Sometimes the disruption caused by building work within a museum such as the V&A can bring new opportunities. This is proving the case with The Robert H.N. Ho Family Foundation Gallery of Buddhist Sculpture which closed in late 2013 to allow building work to commence on a major new temporary exhibition space close by. The old gallery (Rooms 17-20) had to be dismantled and the objects removed and safely stored to safeguard them from the effects of vibration and dust.
Since then plans for a new gallery have been developed and the first part of this (Gallery 47f) will open on August 3rd, 2015. At present this space is occupied by Chinese export art, but these pieces are due to be removed and placed elsewhere in the museum or in some cases stored.
This first room to open is next to the V&A’s three main East Asian Galleries and Buddhism as a theme is therefore highly appropriate to them all.
This has given me a chance to think freshly about how Buddhist art might be displayed in new ways. The previous gallery was based on geographical and historical groupings combined with religious ones. This meant that everything from Southeast Asia was displayed together in one room and related to the Buddhism of the region (Vajrayana and Theravada), everything from East Asia in another room (related to Mahayana in its various forms) and so on.
But the new gallery of which 47f is part one, will be grouped more thematically by type of image. This grouping relates to the over-arching concept shaping the whole scheme which is how physical icons represent the spiritual goal of the religion and the Buddhist path itself. They may all be seen as embodiment’s of the enlightened state. Thus one room (18) will display together Bodhisattva images representing the Mahayana concept of the path of compassion while another room (17) will show Tantric sculptures revealing the Buddhist yogic path to enlightenment.
The unifying theme of Gallery 47f is the image of the Buddha Shakyamuni, the primary and enduring representation of the founder of the religion and embodiment of the awakened state. Both standing and seated forms of the Buddha are shown as it developed in India and moved across Asia.The new room will combine Buddha images from India with those from Southeast and East Asia.
By grouping the Indian pieces together within the room a visitor will hopefully understand how the Buddha image developed within its homeland from its beginnings in the 1st century AD. But these sculptures will also be placed near the ones they inspired from the rest of Asia and there will be some interesting direct juxtapositions. A terracotta Buddha from Pakistan of the 6th century AD, for example, will be placed next to a 6th century stone Buddha from the cave temples at Xiangtshang in China. The style of these figures is very close and I think this is visually obvious even were there to be no labels (which there will be). This very much underlines the connections that existed through the routes across central Asia between India and China in first millenium.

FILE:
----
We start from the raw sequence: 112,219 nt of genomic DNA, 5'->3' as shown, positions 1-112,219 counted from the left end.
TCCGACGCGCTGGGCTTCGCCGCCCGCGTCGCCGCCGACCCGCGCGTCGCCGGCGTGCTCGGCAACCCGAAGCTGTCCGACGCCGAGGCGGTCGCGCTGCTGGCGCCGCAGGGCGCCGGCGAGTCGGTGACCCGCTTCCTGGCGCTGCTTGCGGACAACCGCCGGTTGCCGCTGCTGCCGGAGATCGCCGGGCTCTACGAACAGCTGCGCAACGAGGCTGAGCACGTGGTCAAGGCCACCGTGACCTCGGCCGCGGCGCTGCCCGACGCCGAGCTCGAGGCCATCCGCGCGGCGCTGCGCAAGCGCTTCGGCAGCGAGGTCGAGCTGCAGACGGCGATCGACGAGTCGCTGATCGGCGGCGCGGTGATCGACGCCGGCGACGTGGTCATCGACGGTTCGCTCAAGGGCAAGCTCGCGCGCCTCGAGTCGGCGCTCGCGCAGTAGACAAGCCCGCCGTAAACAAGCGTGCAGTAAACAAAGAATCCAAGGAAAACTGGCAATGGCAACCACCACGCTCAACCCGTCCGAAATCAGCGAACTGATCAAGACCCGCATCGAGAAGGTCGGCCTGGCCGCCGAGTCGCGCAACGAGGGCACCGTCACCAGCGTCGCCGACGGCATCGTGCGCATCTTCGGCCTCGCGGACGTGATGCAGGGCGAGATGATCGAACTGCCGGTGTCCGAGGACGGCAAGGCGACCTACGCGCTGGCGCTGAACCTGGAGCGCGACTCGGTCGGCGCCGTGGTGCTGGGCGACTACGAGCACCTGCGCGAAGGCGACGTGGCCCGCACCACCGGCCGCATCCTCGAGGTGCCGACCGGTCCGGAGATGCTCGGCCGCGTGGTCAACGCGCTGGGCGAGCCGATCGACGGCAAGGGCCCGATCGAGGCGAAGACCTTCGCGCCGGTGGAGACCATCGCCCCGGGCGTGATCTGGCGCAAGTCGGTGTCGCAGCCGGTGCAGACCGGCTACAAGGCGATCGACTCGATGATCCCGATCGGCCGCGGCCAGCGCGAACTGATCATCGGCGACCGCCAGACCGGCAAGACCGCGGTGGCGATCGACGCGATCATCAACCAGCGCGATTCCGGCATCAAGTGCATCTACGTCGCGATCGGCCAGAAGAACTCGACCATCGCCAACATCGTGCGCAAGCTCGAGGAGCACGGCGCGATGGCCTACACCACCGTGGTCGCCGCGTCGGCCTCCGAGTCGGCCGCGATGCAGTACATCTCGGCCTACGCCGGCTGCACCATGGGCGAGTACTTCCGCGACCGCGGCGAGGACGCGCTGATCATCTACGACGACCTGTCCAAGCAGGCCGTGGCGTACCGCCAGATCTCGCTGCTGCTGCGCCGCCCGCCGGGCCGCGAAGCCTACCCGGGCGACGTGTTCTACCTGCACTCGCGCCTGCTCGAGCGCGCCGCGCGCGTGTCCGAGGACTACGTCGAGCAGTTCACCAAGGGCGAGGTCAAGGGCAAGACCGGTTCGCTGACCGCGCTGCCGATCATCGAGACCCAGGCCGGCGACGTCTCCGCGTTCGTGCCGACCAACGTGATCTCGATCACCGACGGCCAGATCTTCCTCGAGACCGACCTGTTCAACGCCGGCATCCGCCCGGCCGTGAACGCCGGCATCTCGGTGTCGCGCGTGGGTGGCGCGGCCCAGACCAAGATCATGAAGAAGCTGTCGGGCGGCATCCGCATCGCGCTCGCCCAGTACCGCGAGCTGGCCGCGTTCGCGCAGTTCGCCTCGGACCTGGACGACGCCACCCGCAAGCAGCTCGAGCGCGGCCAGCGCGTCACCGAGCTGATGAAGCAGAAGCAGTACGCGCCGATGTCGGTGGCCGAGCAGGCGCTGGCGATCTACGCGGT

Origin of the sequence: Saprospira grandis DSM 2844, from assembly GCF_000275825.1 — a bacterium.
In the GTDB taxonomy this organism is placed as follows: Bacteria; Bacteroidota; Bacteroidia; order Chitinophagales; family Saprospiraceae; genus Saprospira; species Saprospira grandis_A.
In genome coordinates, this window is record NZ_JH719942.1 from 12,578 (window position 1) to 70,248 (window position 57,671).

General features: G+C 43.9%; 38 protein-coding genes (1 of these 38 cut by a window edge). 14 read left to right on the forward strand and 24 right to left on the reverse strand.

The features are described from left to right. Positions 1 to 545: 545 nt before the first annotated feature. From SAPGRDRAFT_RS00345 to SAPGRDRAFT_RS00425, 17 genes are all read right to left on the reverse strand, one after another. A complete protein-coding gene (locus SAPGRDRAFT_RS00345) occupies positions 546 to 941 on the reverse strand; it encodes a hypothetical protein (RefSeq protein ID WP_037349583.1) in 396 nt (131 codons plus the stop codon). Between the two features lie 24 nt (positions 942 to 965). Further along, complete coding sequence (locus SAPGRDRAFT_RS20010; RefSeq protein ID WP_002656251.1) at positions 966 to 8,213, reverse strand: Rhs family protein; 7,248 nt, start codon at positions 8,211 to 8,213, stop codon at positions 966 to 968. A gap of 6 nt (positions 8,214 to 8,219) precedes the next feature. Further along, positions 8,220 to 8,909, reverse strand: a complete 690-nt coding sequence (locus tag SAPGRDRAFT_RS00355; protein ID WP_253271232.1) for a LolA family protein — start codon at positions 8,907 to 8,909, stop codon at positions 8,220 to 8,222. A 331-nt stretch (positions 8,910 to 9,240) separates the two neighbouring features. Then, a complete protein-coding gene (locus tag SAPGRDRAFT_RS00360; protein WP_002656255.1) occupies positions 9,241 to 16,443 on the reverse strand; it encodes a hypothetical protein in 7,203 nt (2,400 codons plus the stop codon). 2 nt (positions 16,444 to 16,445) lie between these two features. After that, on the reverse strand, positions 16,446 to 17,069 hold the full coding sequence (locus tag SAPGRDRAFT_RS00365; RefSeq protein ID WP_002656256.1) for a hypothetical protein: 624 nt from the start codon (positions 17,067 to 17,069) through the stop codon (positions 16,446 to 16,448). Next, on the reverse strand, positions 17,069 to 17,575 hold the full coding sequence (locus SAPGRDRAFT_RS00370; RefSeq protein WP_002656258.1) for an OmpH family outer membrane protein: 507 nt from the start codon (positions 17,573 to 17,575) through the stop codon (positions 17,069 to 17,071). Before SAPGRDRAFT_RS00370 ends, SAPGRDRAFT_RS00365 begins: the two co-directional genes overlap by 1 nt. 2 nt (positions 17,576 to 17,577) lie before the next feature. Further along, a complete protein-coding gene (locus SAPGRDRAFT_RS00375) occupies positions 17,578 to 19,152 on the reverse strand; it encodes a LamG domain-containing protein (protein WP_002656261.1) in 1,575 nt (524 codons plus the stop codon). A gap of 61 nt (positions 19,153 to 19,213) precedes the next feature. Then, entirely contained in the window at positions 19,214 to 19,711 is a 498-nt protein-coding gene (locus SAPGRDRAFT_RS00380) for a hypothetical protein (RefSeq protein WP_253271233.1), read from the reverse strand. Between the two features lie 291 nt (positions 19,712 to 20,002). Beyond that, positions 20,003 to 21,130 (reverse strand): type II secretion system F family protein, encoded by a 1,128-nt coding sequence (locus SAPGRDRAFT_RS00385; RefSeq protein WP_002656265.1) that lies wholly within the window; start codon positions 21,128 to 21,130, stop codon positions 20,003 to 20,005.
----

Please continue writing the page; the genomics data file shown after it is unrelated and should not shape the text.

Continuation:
The new gallery, when installed in its entirety, will be larger in extent than the old one and will include several new objects. Among them are two paintings (see below) not seen previously and other objects that have been off display for some time such as an 18th century life-sized, standing teak Buddha from Myanmar (pictured above). A large painted metal Buddha head from China of the Ming Dynasty (1368-1644) will be re-displayed in a new case. Among the great treasures of the V&A’s is a rare survivor from the royal palace of Mandalay, a complex sadly burnt down in the Second World War. This wood and lacquer Buddha shrine will be on show again but this time in a non-reflective glass case. Anyone who has visited the V&A’s Sacred Silver Gallery will know this type of glass makes a huge difference to the visibility of objects.
Unlike the previous gallery location this new area is not brightly lit by direct daylight and this allows for the inclusion of two paintings. These are mid to late 19th century Thai paintings, in long banner format, around 9 feet long. They would originally have hung in the building housing Buddha images (bot) in a Thai monastery. One of these, showing the Buddha and his two chief disciples, was last on display in 2008, the other has not been on show before and depicts the famous scene when the Buddha descended from the Heaven of the Thirty-Three Gods after preaching to his mother there. That paintings and not solely sculpture are included in the gallery is acknowledged in the name of the new gallery, The Robert H.N. Ho Family Foundation Galleries of Buddhist Art.
At the moment the preparations include planning for the making of new cases and plinths where necessary and for the conservation and transport of pieces. On April 27th the room will be closed so that the Chinese export objects can be removed and the cases and plinths installed. From mid June to July objects will be installed by the museum technicians. Many of these are large and delicate and their handling expertise is essential in the process.
The next part of the gallery will open in 2017, after the opening of the new exhibition space. In this one room (Room 20) will focus on the life of the Buddha and on pilgrimage to the four main life sites. Room 18 will display Bodhisattvas and Guardians of the Mahayana and Room 17 will show Tantric figures and wrathful Guardians of the Vajrayana.